Delhi’s metropolitan region is now pushing 30 million people, yet the Centre continues to have an unhealthy say in its affairs. Whether the Congress’ Sheila Dikshit wins a fourth term or is replaced by the BJP’s Harsh Vardhan or the Aam Aadmi Party’s Arvind Kejriwal, Delhi’s future will continue to be in the hands of the Union government at Delhi, which oversees recruitment and deployment of even the junior-most police officer and pays for much of the city’s buses and metro, all run by independent agencies. Nothing represents the confusion of Indian urban authorities better than the inability to issue a ticket that is good for all modes of transport.
The Mumbai metropolitan region — which by 2030 will have a larger GDP than Portugal or Malaysia, according to McKinsey — is similarly riven with conflict. Here, too, Delhi plays big daddy, vetoing, for instance, air-conditioning in Mumbai’s suburban trains.
Ramesh Ramanathan, a noted urban expert, once likened urban governance to “a puppet whose strings are being pulled by different puppeteers”. Such is city governance in India, he wrote in 2004, pulled, pushed — even torn apart — by administrative chaos. If you were in the audience, the show would not be pretty.
We are in the audience today (which is why it is a good idea to get involved), and what we see is terrible. Consider the inability to build a good city road, footpath or drain. Urban infrastructure is constructed by gangs of contractors. In almost every city, there is a cartel, powerful, politically connected and, often, incompetent. Ordinarily, a mayor and the municipal government should be able to control projects, demand efficiency and in turn be answerable to voters. But Indian mayors, unlike the West and in many emerging-world nations, are not directly elected by the people they serve. Their usual tenure is a year, and most of the powers they should have vest in state and even central governments, a ridiculous but convenient colonial legacy. It is ironic that even authoritarian China puts politically powerful mayors in charge of cities while India must suffer powerless lightweights.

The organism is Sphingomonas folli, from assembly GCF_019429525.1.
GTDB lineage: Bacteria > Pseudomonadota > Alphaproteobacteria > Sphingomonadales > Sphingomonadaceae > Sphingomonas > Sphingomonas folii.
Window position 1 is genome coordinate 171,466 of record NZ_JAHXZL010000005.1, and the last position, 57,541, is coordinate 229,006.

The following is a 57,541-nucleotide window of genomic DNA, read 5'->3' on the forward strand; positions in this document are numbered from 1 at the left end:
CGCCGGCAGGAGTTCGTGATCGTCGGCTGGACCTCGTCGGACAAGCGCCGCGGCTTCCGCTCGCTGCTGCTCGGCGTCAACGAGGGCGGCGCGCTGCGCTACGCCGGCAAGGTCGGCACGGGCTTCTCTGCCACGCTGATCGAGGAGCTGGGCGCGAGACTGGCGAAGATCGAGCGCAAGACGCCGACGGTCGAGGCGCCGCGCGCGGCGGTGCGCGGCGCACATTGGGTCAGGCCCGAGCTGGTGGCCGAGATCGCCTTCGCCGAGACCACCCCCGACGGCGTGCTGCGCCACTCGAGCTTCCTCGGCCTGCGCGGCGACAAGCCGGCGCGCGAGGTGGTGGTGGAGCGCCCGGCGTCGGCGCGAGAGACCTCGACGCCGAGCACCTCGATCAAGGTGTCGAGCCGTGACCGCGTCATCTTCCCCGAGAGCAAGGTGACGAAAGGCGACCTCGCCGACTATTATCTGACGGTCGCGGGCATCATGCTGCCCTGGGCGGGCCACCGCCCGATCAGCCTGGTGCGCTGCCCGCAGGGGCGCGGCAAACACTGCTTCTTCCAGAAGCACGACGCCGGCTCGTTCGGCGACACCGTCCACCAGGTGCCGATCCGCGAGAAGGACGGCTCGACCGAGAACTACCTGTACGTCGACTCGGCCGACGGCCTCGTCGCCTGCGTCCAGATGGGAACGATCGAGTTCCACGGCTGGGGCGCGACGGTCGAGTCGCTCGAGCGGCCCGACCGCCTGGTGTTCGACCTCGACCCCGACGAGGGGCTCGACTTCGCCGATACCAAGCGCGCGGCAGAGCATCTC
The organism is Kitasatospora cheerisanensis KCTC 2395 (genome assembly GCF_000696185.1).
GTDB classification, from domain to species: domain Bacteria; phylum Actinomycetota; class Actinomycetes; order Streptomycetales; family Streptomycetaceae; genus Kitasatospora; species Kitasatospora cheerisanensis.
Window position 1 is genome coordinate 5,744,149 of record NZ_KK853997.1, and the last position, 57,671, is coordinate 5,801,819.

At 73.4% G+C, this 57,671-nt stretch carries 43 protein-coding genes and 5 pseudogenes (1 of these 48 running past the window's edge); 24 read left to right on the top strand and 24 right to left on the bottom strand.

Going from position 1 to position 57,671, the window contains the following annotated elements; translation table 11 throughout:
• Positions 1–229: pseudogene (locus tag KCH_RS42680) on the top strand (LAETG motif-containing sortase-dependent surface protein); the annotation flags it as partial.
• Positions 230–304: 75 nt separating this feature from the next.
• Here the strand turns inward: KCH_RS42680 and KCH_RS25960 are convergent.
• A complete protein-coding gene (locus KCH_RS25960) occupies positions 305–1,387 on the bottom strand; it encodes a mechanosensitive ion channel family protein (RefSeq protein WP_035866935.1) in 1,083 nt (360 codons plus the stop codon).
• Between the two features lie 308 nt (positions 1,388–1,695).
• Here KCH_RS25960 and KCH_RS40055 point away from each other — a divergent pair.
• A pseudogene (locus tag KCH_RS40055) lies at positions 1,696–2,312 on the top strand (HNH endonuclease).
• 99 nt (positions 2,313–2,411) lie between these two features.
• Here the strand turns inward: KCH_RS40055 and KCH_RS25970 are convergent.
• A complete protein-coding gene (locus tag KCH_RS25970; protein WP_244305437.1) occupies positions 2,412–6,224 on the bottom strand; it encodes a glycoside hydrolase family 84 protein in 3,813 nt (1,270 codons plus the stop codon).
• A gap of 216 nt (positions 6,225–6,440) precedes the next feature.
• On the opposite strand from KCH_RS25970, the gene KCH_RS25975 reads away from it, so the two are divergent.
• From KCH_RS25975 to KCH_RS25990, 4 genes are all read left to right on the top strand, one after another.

This week in Bangalore — a garbage-strewn city of disintegrating roads — the mayor met his counterpart from San Francisco (immediately announcing a ‘study tour’ to study that city’s ‘superior technology’). But looming over Bangalore’s mayor in every photo opportunity was the man with the real political power, the minister in charge of Bangalore. State ministers, as many experts have observed, could not be more disinterested in the Indian city because almost none of them derive their political power from it.
Do not expect old hegemonies to change. Delimitation, the occasional rejigging of electoral constituencies, ensures political power will continue to remain overwhelmingly with rural voters till at least 2030. You will get a few metros and buses — courtesy Delhi — but, in general, expect a quicker retreat into those private republics.
Samar Halarnkar is a Bangalore-based journalist
The views expressed by the author are personal